- Microbiome diversity returned 10 days after FMT administration
- The therapy appeared to have an anti-imflammatory impact
AML standard intensive induction chemotherapy combined with wide spectrum antibiotics can dramatically alter the composition of the gut microbiota, leading to dysbiosis which is characterized by loss of microbial diversity. Such dysbiosis status can promote a pathological condition involving uncontrolled local immune responses, systemic inflammation and increased incidence of adverse events. In this Ph I/II study MaaT evaluated the use of autologus FMT (fecal microbiota transplant) to restore patients' gut microbiome following treatment.
At the time of diagnosis, patients feces were collected, screened and stored at -80C. After hematopoietic recovery (S2) and before consolidation chemotherapy the feces were administered as an enema. The primary endpoint was the recovery of at least 70% of microbiota diversity (based on the Simpson index) after administration and the reduction of multidrug resistant bacteria carriage.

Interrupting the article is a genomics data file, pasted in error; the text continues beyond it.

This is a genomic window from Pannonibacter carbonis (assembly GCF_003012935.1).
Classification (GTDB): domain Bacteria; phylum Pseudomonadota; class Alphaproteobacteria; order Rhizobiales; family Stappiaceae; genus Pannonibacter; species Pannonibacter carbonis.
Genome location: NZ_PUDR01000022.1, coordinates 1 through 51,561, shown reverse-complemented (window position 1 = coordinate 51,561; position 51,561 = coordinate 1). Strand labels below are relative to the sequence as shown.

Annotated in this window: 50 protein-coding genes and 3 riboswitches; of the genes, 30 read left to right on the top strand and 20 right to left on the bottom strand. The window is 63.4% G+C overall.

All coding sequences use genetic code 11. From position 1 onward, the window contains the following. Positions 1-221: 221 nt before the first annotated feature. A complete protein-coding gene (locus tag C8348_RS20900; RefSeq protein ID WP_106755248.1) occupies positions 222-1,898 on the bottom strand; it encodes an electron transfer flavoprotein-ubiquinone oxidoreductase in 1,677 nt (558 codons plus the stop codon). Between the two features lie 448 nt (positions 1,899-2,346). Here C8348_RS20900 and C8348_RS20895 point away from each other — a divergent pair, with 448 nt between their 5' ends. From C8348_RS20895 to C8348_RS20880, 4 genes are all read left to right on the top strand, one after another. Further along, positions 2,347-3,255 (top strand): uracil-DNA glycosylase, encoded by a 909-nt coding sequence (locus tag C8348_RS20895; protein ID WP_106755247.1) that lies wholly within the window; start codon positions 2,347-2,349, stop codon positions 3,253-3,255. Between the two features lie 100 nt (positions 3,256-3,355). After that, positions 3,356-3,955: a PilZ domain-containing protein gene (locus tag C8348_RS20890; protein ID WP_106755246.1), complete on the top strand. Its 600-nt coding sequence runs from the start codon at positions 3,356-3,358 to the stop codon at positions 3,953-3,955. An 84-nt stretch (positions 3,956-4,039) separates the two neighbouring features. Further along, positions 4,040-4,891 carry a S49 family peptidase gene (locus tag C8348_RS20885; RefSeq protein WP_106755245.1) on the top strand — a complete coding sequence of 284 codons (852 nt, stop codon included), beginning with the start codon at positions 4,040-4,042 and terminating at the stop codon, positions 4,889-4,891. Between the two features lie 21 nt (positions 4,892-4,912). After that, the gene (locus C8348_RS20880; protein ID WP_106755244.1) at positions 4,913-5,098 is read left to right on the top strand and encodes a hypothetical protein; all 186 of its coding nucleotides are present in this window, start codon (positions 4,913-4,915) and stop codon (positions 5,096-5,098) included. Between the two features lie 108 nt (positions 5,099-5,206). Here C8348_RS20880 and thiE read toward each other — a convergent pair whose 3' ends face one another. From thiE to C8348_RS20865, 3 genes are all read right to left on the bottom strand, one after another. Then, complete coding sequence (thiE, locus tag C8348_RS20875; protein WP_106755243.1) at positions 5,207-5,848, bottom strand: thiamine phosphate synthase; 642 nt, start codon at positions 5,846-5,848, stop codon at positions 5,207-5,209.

Induction chemotherapy induced a dramatic shift in microbial communities, with a significant 42.3% decrease of mean α-diversity Simpson index at species level (0.85 to 0.50; p<0.001). Ten days after FMT administration (S3), the Simpson index returned to its initial baseline level (0.50 to 0.86; p<0.001).
There were no serious adverse events associated with FMT and the therapy did not induce any systemic inflammatory reaction (as measured by fecal and blood markers). The restoration of the patients' microbiome diversity actually resulted in a reduction of fecal and blood markers of inflammation – suggesting that FMT may have an anti-inflammatory impact.
The results of the study will be presented at the ASH Annual Meeting on December 1, 2018.